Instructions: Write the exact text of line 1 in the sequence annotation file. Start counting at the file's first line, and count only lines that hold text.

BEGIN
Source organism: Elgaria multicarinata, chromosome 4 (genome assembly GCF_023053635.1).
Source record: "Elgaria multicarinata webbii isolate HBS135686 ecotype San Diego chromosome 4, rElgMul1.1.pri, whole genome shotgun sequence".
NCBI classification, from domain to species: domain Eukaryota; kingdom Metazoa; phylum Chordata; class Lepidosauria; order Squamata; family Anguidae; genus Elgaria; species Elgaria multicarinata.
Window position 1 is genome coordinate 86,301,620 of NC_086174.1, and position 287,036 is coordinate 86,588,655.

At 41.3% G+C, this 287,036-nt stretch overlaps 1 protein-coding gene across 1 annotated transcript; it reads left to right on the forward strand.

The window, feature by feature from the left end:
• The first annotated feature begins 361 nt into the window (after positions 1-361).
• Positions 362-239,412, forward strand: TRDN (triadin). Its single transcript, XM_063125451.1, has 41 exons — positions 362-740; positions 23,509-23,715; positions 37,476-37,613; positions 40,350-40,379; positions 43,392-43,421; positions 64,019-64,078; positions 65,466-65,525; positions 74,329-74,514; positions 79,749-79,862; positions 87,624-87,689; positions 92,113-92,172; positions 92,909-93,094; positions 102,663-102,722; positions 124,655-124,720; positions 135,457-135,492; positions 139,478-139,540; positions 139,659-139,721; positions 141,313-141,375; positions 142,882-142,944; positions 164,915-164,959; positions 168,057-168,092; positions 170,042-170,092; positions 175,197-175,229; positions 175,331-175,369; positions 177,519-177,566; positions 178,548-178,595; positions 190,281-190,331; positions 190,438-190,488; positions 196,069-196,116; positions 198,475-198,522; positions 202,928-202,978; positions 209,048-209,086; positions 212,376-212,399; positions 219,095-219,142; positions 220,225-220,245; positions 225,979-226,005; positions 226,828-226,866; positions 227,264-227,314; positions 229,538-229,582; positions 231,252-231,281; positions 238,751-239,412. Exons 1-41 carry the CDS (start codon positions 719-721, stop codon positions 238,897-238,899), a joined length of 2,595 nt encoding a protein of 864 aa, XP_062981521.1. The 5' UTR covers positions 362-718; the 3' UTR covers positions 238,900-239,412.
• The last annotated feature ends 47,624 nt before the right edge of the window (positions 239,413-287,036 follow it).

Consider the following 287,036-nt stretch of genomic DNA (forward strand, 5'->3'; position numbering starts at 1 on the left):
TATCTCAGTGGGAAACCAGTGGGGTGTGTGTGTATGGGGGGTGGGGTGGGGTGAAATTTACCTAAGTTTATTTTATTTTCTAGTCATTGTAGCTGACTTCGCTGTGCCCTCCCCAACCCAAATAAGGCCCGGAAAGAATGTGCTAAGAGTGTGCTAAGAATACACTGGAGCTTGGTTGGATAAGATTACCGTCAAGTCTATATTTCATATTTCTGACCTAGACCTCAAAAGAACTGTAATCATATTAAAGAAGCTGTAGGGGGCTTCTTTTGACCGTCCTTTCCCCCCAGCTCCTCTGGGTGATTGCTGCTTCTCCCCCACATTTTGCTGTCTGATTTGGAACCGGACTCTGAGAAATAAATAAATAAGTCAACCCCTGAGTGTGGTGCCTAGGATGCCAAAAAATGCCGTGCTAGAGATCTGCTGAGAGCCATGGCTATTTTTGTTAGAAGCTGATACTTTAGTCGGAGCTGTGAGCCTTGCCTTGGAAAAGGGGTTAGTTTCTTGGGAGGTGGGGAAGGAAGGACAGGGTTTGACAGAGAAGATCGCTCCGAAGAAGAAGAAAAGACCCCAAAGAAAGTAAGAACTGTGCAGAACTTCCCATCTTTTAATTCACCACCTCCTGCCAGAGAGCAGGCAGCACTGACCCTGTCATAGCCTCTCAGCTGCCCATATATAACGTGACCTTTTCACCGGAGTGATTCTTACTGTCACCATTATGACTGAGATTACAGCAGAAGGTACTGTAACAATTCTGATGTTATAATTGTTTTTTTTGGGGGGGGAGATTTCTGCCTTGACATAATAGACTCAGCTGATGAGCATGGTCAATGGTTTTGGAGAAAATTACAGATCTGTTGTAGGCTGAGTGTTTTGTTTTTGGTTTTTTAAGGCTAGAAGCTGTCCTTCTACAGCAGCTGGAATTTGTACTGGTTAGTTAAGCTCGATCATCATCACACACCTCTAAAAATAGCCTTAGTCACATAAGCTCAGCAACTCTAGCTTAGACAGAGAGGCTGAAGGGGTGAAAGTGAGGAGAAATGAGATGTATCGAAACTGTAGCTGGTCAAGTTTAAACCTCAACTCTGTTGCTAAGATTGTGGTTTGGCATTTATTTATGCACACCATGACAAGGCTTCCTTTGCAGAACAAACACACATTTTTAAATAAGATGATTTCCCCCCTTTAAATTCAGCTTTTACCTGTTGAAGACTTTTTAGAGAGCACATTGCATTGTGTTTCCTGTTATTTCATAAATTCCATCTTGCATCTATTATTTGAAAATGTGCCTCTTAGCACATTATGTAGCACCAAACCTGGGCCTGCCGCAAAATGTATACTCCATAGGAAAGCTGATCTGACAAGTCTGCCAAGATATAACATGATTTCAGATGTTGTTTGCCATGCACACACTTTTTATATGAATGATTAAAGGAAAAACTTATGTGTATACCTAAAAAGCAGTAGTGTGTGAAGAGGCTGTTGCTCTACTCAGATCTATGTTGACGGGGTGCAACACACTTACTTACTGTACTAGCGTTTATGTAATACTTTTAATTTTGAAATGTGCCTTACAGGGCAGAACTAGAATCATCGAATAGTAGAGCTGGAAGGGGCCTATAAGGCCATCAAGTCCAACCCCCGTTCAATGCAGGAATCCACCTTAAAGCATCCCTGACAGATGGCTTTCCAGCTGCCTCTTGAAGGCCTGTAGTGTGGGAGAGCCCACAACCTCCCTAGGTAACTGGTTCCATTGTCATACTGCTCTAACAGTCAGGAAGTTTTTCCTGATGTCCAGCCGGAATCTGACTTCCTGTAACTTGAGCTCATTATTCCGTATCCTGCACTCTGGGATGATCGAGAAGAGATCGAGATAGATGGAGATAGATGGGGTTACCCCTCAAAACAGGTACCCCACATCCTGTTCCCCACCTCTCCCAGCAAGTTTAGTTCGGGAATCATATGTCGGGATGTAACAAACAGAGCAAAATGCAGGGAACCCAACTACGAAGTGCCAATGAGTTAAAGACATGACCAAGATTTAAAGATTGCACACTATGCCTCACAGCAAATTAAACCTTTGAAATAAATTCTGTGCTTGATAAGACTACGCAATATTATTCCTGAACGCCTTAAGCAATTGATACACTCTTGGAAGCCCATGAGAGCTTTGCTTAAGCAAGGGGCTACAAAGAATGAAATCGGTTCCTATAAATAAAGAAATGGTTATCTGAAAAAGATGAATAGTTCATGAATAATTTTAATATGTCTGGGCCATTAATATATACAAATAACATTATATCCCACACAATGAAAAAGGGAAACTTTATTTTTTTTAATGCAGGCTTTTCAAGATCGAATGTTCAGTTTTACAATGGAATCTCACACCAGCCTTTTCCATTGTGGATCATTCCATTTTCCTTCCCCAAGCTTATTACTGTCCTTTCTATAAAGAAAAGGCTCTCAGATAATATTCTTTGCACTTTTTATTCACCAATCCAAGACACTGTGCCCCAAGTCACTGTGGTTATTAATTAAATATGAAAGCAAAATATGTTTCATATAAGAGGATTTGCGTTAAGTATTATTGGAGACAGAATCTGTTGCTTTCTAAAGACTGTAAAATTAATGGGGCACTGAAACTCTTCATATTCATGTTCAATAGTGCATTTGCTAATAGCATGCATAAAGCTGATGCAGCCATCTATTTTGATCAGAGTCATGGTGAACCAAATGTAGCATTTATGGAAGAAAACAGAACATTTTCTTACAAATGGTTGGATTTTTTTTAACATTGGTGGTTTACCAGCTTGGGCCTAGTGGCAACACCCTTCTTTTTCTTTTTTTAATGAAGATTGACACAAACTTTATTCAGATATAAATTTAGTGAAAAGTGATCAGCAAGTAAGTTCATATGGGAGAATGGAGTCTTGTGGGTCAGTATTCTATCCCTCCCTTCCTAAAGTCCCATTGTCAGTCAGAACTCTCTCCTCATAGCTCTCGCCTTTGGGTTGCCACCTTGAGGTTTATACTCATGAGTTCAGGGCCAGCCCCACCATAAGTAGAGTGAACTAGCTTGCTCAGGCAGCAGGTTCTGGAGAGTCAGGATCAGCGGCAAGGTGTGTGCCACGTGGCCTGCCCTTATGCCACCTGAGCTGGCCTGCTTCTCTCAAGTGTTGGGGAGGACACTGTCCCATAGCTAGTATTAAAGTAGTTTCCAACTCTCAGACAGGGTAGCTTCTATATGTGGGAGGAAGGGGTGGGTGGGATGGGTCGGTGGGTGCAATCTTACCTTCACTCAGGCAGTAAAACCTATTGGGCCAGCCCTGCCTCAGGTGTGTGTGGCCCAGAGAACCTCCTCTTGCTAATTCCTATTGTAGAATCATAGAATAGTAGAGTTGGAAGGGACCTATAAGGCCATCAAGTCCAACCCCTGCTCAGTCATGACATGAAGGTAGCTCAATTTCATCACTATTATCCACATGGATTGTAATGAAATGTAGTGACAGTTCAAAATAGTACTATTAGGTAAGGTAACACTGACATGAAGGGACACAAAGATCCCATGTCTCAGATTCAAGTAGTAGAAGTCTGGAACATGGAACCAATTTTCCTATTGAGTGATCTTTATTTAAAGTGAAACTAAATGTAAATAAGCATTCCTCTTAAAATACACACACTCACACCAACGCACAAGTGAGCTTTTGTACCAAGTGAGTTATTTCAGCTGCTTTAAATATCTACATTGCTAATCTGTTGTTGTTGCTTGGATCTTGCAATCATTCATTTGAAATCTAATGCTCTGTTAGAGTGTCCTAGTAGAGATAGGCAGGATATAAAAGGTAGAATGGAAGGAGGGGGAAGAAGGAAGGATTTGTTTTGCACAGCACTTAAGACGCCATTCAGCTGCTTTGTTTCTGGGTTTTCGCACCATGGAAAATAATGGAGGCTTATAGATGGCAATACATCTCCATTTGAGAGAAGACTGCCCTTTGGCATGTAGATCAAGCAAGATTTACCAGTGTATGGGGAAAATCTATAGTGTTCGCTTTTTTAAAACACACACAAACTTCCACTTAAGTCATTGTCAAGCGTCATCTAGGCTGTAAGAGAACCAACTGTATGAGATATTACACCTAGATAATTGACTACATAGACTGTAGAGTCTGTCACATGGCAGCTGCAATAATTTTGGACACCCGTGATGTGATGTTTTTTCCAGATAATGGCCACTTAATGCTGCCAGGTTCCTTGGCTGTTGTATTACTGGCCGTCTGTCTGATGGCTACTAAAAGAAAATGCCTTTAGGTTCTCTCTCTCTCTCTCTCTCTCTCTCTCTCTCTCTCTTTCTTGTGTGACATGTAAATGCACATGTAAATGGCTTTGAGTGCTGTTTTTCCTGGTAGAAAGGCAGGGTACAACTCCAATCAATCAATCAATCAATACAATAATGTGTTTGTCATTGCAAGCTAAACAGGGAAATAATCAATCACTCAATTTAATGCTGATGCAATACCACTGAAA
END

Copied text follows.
Source organism: Elgaria multicarinata, chromosome 4 (genome assembly GCF_023053635.1).